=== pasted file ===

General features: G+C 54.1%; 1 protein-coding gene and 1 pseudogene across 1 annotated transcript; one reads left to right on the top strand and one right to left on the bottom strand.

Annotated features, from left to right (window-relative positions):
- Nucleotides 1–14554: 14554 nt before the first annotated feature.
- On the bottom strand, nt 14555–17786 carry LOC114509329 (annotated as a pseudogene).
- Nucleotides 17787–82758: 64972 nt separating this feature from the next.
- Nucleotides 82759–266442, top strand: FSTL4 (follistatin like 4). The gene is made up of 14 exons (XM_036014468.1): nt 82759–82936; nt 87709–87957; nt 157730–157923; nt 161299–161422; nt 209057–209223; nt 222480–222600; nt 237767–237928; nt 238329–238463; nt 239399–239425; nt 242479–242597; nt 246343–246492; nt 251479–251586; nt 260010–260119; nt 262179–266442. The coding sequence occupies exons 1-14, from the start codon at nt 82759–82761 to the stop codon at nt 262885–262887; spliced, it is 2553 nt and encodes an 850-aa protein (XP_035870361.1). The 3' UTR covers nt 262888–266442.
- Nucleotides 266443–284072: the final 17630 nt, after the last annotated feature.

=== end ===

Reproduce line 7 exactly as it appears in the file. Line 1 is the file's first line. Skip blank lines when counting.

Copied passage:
- Nucleotides 266443–284072: the final 17630 nt, after the last annotated feature.